The programs and sanctions offered by the BYC are similarly couched in entirely individualized, behaviorist terms, almost totally eclipsing the material- and resource-related challenges, including structures of racism and poverty, faced by their subjects. Sanctions dealt out by the court include workshops like “Youth Anger Management,” “Drug and Alcohol Information,” and “Better Decisions, Better Choices,” the latter of which “focuses heavily on decision making, goal setting, how to handle pressures from media, social media, peers, etc.,” according to Crouther, who describes the BYC job-readiness course thus:
What we focus on is how to really get someone ready for an interview, for someone who may just be coming out of prison or had dropped out of school, has issues with authority or whatever the case may be, just has had a hard time with anyone giving them a chance, period. How to walk into a room confidently, look someone in the eye when you’re speaking to them, or not to get upset, or upset with receiving a task to do that you don’t feel like you should have to do—“Dress for Success,” “Resume Writing,” all of those things. So that when they do go for that interview, they’re prepared to handle it. (Interview with author, 2013)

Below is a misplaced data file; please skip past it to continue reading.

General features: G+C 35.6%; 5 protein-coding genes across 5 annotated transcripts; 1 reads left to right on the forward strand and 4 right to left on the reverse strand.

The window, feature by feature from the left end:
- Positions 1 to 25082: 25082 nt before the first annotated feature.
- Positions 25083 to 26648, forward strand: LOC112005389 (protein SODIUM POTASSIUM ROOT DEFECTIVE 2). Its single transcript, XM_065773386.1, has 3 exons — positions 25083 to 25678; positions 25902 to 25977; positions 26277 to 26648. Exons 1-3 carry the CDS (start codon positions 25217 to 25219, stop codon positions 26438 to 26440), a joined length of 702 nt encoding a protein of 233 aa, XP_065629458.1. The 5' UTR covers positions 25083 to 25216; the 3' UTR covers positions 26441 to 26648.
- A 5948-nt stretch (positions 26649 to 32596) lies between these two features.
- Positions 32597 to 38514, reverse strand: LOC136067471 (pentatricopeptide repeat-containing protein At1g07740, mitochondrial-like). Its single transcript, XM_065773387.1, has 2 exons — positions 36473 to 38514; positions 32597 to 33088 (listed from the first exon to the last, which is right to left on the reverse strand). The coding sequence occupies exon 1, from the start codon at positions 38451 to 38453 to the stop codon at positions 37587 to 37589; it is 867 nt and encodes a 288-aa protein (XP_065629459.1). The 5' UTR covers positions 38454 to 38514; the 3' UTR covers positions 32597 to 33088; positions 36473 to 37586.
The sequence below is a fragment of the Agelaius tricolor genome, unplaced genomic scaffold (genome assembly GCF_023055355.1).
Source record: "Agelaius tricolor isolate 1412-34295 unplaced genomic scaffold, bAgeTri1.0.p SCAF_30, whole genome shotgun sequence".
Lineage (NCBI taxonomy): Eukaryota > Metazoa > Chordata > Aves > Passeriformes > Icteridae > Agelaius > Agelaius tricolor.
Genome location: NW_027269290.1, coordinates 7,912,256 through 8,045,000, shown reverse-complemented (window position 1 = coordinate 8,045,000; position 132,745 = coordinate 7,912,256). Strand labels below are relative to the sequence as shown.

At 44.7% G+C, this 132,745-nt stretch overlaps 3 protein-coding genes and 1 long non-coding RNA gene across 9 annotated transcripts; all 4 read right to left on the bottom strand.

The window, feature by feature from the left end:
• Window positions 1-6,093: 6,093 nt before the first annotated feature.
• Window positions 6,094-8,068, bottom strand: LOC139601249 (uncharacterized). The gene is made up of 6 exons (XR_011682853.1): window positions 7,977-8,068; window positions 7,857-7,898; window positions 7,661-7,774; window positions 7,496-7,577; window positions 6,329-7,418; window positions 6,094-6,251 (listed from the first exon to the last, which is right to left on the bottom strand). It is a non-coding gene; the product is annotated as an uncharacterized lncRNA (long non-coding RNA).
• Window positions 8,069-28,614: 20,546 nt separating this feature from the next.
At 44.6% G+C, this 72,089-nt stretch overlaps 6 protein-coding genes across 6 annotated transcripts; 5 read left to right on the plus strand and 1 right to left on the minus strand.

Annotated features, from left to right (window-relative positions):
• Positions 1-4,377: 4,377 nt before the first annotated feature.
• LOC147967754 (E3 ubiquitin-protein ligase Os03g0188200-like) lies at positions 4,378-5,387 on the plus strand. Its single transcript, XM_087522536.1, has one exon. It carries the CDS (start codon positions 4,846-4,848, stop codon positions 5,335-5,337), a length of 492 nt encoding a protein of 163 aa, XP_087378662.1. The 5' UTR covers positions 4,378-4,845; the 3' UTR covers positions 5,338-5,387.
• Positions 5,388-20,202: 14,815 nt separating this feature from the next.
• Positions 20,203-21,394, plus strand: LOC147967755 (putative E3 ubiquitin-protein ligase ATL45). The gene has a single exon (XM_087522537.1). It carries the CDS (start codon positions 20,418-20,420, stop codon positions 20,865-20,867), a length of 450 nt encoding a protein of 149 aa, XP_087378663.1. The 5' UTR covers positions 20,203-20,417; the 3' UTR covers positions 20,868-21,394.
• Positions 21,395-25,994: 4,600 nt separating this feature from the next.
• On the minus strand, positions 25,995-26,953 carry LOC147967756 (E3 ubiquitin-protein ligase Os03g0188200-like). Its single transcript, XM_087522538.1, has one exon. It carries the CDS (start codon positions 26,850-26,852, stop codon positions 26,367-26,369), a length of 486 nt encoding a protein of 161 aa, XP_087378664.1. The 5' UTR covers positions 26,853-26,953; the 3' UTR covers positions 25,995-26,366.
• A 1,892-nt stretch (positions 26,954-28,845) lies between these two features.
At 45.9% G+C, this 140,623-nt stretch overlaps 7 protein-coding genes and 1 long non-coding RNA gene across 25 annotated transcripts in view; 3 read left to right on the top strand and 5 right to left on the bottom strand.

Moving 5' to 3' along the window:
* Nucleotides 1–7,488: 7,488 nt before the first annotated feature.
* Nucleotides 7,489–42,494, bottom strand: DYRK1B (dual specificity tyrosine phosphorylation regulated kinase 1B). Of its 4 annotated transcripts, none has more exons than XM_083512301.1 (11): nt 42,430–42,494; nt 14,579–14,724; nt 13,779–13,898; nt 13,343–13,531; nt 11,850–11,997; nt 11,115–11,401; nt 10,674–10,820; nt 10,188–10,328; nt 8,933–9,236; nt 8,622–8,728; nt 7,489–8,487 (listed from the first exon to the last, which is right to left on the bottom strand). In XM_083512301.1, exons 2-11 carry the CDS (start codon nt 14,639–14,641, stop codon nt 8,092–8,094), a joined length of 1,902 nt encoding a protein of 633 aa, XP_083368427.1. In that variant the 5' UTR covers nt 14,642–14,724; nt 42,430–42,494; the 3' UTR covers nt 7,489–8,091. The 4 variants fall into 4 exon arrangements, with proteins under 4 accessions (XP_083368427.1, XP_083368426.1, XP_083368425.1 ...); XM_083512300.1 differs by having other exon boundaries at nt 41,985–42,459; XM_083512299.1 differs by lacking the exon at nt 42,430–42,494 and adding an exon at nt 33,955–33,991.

Like much prisoner reentry programming, both of these Brownsville programs assume and reproduce an individualization of responsibility for crime and its associated harms while also using techniques for governing populations. So, even while Crouther emphasizes the social-service side of the youth court, its programming is geared entirely toward changing “offender” behavior: “Here are the things that we can offer you to help you not recidivate, and not fall back into the same patterns that led you into prison.” The problematic event or action is interpreted through the individualized neoliberal frameworks of responsibility, accountability, choice, and consequence. Prison ethnographer Lorna Rhodes argues that the strong attribution of individual choice to prisoners—and therefore to would-be prisoners—is not only central to the contemporary politics of incarceration, but remains thoroughly embedded in a larger discourse of economic and social autonomy (2004, 10). In prisons, however, “choice is the currency that negotiates the resulting dynamic of domination and abjection” (66). Self-generated action is assumed to be the terrain upon which these programs do their work, just like prisons. The proper site of intervention, it follows, is that individual, including the neighborhood that incubates him/her as a choice-making subject.